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Monday, July 31, 2017

Following the money

New USA Today report on Russia investigation just spelled disaster for Trump 
BY BENJAMIN LOCKE 


Image result for follow the moneyPresident Trump has good reason to be afraid, very afraid, of where Special Counsel Robert Mueller’s investigation set off by the collision with Russia may lead, according to an investigative report by USA Today. 

Under his mandate, Mueller can follow the story, and the money trail, where ever the investigation takes him, and increasingly that appears to be into the complex business dealings, especially real estate sales.

“Experts say,” reports USA Today, “Mueller’s move to follow the money has the potential to expose Trump, his family and his associates to legal troubles that go beyond election-year collusion with the Russians.” 

“It opens the door,” adds the report, “to revelations of any business-related malfeasance discovered during Mueller’s look at Trump’s business network.” 


In an interview with the New York Times on July 19, Trump said if Mueller’s investigation goes beyond the specifics of possible Russian interference in the election, that would be a “violation” of the agreement under which he was named Special Counsel.

However, the actual agreement written by Rod Rosenstein establishing the special counsel investigation is quite broad. It says that he s authorized to looking into any lines with Russia as well as “any matters that arose or may arise directly from the investigation.”

Jack Blum, a former Senate staff lawyer not a Washington attorney specializing in white collar crime, told USA Today that Muller has to look at all kinds of financial transactions to see if there is a flow of money, and figure out where it is going and why.

Blum said, “real estate records and corporation records are likely to be of special interest to investigators, and likely would be more revealing than tax returns.”

Mueller is likely to also go after Trump’s tax returns, which he has refused to make public. It would require a court order in which the Special Counsel would have to show cause (meaning he has something already and wants more) before the IRS would release the returns, which could all be done in such a secretive way it is unclear if even Trump would know when it happens.

“You can’t really tackle the broader problems of corruption or crime without also being able to follow the money and get at the financing of those activities,” Mark Hays, an investigator for the nonprofit watchdog group Global Witness, told USA Today. 

Real estate deals are ripe for corruption because a lot of the sales, especially to wealthy foreigners, can be made through corporate shells that make it virtually impossible to know who is really buying the property.

Many times, foreigners are looking for a place to invest or park money gained from questionable sources, launder ill-begotten gains or hide unreported income from that person’s home country.

USA Today did an investigation last month which showed 70 percent of Trump Organization real estate sales since Donald Trump became president were done through shell companies, compared to only four percent before he took office. 

“The clear shift to those kinds of purchases,” reports USA Today, “which helps obscure the identities of the buyers, raise questions about the source of profits that ultimately flow to the President because he has not fully divested from his companies.”

John Tobon, deputy special agent for the Department of Homeland Security in Miami told USA Today that luxury real estate sellers who do not screen buyers closely can be charged with a crime, even if they can plead ignorance of the source of the money.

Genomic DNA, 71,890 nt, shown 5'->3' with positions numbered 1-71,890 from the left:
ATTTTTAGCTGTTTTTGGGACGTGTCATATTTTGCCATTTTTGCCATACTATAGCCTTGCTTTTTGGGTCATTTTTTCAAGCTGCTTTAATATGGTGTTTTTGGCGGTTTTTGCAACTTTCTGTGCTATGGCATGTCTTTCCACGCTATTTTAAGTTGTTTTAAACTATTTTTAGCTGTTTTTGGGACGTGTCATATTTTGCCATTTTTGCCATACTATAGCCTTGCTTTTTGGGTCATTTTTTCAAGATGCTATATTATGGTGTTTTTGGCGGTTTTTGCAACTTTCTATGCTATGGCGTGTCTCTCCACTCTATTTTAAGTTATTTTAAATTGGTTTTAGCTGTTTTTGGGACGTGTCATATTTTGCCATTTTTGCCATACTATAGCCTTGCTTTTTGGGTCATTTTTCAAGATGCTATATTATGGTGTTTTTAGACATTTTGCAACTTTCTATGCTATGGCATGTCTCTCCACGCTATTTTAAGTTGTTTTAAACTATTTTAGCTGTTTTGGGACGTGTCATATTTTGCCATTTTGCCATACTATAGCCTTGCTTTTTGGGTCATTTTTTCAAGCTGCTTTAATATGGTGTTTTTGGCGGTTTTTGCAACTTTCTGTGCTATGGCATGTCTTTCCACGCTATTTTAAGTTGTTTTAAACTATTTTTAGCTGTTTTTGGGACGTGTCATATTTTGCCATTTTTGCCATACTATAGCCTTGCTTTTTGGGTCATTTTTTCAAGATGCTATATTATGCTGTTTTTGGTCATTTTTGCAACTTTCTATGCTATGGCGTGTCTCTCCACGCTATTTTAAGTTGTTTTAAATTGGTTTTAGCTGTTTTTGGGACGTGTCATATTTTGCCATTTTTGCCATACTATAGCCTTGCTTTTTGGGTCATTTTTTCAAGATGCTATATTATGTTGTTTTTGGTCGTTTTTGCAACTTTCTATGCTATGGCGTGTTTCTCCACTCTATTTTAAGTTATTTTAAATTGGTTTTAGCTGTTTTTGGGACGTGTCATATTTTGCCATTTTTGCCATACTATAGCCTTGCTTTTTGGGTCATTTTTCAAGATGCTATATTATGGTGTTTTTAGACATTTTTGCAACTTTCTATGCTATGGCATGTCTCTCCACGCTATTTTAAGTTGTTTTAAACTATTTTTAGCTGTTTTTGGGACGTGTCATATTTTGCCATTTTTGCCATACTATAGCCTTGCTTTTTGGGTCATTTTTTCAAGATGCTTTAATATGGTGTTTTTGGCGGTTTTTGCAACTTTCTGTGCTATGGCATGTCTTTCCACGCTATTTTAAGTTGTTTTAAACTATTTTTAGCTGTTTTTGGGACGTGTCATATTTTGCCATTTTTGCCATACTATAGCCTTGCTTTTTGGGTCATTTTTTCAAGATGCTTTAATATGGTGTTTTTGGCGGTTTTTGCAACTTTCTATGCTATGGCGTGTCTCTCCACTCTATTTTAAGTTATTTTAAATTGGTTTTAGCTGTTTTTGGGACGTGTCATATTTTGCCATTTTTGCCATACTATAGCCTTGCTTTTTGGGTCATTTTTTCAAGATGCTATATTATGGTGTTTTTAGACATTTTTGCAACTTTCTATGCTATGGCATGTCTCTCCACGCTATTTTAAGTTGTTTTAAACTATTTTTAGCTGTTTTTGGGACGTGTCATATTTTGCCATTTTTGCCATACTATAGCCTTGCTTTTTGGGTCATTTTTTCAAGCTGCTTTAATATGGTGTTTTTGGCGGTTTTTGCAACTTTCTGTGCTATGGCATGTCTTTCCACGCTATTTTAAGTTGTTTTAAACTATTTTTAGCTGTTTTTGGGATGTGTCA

The law of conspiracy reaches pretty far and every person in the conspiracy doesn’t necessarily have to be clued in to all the details,” explained Tobon, speaking about money laundering in general. “So legally you’re exposed in these transactions if you don’t take that extra step of asking who is the person behind (the shell company).”

Trump’s companies have been caught up in similar conspiracy cases. In the 1990s the Treasury Department fined Trump’s company for not reporting gamblers who cashed out more than $10,000 in one day. The reporting is how the government seeks to prevent money laundering. 

Once Mueller and his team get into these records, there are all kinds of ancillary records relating to financing, mortgages, movement of money and more that can also provide them information to establish patterns which indicate a crime was committed.

So while Trump’s big problem is the threat of being caught colluding with Russia over the election, this case can end up moving far beyond that into areas where other kinds of financial crimes can be found and prosecuted. 

Remember, when the U.S. government went after bootlegger Al Capone in the 1930s, they were not able to prosecute him for making and selling alcohol illegally. They took him down for violations of the federal tax laws.

Trump isn’t as obvious a gangster as Capone was, but his company operates on a global scale involving billions of dollars and under a microscope it is highly likely things will be unearthed which violate some laws.

No wonder Trump is rumored to want to fire his loyal retainer Jeff Sessions so he can appoint a new Attorney General who will not recuse himself and will do his bidding to find a way to quash or limit the Special Counsel’s investigation.

If Trump does that, there would be a huge outcry from people on both sides of the political divide, and that could even lead to charges in a future impeachment case.

Trump isn’t there yet, but Mueller is working hard, and there is still a lot to find out.



BENJAMIN LOCKE IS A RETIRED COLLEGE PROFESSOR WITH AN UNDERGRADUATE DEGREE IN INDUSTRIAL LABOR AND RELATIONS FROM CORNELL UNIVERSITY AND AN MBA FROM THE EUROPEAN SCHOOL OF MANAGEMENT.